Michael Craig-Martin’s World in Color: The YBA Progenitor Debuts New Prints and Curates RA’s Summer Exhibition
Michael Craig-Martin. © Mike Hoban
Installation view of Royal Academy of Arts Summer Exhibition 2015. © David Parry
In his recently published book, On Being an Artist, Craig-Martin addresses his turn to color: “Ever since I was a student, I have loved color and have been fascinated by its use, but for many years I felt unable to use it in my own work… For my generation of the 1960s, it represented all that we sought to avoid: empty formalism, banal self-expression, the decorative, the arbitrary, the indulgent.” How decisive a change. Somewhat lurid colors saturate the Royal Academy gallery walls in Craig-Martin’s Summer Exhibition, their dazzling effect enhanced by entry via
As well as coordinating this mammoth exhibition (almost 1,200 works are on show) Craig-Martin has found time to produce a new series of works, “Fragments,” debuting this week at Art Basel. The “Fragments” further develop the artist’s ongoing print series “Objects of our Time,” in which he depicts everyday objects in order to reflect on contemporary life. While the subjects of “Objects of our Time” are represented in their entirety, in “Fragments” Craig-Martin zooms in for close-ups, partially obscuring his subjects and denying viewers an easy reading of each image. Drawing primarily on the fields of design and technology, the images in the series, such as Light Bulb (2015) prompt a closer look at the everyday objects we take for granted. Simplified in form and transformed by vibrant hues, his strategy of fragmentation demands more from the viewer, prompting us to reappraise the things that punctuate our lives.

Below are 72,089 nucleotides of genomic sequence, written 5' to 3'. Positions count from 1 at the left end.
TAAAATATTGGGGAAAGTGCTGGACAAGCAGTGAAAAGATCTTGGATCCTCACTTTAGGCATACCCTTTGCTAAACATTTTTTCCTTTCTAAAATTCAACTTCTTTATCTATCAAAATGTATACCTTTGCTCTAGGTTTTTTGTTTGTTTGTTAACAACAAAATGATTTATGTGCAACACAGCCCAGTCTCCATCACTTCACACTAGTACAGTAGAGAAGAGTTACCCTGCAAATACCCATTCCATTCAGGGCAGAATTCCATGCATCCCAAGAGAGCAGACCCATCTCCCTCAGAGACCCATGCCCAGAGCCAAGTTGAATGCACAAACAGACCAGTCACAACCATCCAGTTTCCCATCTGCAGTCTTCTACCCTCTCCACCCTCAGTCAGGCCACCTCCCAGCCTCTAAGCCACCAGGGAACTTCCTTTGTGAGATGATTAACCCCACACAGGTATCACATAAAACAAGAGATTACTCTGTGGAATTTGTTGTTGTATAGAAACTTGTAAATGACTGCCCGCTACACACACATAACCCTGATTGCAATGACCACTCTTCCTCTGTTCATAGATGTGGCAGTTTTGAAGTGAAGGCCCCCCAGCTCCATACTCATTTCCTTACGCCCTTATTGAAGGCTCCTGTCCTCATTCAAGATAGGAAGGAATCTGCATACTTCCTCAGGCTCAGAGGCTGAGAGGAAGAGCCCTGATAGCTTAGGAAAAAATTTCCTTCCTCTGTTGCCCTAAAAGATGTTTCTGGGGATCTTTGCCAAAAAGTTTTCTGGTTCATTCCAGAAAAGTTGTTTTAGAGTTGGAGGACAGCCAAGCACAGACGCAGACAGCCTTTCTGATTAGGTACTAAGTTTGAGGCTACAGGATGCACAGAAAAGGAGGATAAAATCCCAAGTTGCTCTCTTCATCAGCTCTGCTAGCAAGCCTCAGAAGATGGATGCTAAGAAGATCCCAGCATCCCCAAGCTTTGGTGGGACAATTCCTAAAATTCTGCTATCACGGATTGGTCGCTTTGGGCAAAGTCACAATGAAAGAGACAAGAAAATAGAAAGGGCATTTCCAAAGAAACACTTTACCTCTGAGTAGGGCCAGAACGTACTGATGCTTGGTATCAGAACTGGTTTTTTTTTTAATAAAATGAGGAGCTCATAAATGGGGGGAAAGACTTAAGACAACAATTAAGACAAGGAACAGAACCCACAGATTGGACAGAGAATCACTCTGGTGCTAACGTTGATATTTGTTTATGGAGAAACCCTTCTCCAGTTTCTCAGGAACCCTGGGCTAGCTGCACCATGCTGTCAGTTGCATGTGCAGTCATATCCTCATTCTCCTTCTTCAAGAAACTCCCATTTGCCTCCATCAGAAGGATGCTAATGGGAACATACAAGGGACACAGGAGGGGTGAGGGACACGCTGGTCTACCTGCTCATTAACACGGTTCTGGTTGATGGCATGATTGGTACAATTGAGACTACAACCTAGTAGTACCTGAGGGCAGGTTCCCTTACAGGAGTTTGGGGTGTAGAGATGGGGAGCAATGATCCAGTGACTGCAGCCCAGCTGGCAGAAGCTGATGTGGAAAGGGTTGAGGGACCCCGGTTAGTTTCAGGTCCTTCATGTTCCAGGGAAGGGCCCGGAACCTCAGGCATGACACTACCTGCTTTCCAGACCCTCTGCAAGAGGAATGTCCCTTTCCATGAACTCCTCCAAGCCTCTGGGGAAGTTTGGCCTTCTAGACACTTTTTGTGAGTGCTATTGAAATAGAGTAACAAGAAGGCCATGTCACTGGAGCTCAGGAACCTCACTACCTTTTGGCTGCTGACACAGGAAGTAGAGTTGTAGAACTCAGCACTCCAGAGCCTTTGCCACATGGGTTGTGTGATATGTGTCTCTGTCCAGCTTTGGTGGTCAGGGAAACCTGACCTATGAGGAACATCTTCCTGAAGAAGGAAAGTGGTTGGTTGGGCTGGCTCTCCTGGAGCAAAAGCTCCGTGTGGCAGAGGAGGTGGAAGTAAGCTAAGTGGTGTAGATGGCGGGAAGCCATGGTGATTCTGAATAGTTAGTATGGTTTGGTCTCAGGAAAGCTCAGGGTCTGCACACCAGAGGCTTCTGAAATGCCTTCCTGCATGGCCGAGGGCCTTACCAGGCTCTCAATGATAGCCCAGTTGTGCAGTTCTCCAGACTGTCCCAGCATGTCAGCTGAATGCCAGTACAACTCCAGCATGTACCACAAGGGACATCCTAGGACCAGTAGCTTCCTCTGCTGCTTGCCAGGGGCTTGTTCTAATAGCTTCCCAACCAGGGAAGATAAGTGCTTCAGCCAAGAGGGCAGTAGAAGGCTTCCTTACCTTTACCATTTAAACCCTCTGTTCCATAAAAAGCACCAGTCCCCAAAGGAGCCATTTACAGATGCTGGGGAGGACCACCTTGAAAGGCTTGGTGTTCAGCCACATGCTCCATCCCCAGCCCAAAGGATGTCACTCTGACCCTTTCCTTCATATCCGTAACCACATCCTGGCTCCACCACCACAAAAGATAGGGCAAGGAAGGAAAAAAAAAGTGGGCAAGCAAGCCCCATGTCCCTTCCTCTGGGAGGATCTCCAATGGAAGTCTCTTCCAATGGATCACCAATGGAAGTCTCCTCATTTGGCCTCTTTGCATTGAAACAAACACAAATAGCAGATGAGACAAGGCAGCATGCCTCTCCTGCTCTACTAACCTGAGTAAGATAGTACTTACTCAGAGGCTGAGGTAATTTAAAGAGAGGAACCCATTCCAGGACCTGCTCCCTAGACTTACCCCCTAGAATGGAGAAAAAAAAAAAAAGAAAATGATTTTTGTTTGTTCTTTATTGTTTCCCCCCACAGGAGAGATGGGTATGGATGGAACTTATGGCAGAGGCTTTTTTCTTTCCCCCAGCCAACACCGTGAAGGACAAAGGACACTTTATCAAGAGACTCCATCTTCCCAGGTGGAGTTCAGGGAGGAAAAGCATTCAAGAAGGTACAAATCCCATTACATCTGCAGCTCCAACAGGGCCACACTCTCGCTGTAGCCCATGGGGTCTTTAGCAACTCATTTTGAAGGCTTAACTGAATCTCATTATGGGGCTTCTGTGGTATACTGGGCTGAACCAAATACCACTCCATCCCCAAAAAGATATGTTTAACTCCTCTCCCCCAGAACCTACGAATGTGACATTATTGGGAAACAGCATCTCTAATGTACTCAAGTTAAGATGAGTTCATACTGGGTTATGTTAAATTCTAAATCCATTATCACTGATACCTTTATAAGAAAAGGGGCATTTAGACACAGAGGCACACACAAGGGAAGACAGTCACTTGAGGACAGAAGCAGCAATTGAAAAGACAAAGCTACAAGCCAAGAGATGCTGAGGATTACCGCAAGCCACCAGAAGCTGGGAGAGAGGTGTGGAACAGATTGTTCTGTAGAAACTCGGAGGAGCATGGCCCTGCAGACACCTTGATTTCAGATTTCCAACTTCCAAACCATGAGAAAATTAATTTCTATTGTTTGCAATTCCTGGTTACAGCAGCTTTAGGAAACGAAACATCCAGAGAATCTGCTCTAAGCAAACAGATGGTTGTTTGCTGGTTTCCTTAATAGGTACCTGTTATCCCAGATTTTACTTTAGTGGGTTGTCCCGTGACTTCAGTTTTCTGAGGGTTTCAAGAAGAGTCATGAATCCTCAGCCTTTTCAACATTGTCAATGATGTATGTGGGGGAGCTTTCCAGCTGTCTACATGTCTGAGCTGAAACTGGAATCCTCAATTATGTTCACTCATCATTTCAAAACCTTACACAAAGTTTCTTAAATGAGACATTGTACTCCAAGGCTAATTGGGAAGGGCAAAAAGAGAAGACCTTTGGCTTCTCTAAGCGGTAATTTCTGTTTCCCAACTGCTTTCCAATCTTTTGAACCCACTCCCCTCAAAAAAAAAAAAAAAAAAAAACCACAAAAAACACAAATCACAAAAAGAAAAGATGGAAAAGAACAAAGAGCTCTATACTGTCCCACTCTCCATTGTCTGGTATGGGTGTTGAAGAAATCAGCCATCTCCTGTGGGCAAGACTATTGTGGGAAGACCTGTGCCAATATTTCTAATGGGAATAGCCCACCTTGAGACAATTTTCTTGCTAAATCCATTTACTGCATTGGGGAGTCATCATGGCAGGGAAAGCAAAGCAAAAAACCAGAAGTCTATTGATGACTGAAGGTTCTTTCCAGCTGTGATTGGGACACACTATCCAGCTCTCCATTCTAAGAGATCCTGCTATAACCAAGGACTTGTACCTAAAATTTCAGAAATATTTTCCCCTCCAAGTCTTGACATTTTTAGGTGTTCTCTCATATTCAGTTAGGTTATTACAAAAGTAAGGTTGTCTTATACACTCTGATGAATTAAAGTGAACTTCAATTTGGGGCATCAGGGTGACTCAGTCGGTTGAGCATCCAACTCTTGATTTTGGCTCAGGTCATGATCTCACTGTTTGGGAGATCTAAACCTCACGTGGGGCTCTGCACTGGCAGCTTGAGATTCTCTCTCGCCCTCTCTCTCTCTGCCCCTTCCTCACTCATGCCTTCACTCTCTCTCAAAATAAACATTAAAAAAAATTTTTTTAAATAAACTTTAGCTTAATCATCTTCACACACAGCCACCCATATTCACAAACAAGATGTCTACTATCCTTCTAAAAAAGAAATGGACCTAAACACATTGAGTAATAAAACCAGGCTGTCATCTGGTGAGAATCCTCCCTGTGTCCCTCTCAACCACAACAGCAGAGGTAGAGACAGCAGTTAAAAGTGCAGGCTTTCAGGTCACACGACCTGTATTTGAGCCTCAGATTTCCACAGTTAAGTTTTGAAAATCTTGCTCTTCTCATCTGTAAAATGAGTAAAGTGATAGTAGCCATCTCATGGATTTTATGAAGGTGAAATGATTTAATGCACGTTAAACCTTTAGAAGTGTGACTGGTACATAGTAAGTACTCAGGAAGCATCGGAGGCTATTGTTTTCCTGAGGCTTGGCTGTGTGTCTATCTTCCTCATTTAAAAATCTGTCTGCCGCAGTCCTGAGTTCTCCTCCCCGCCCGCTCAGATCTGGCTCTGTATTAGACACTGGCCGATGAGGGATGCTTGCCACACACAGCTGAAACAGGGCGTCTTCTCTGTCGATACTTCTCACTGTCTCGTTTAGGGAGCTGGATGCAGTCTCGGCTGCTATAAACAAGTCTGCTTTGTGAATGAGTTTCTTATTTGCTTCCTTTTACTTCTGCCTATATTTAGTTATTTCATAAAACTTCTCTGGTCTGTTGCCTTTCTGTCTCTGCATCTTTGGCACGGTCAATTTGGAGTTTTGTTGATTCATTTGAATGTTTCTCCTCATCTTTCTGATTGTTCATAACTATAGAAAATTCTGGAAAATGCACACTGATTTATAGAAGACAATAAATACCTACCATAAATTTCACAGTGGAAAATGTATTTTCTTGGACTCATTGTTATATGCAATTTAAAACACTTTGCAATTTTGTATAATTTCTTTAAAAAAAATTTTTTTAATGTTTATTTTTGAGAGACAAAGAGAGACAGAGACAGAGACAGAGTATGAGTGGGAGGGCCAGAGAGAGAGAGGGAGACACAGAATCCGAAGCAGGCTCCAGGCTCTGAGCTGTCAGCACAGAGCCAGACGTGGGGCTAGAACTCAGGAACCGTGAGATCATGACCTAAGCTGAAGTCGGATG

Craig-Martin’s superb grasp of color means that, however garish his choices are, they seem entirely appropriate in a given setting. Reflecting on his ongoing investigation of the properties and potential of color in his book, he writes: “Each color carries within it the capacity to reveal the full range of emotional, descriptive, psychological potential of all the others. For myself, in my own work, that meant trying to push every colour in a room or every color in a painting simultaneously to its highest pitch. Now who’s afraid of red, yellow and blue?”
On Being An Artist by Michael Craig-Martin is published by Art / Books
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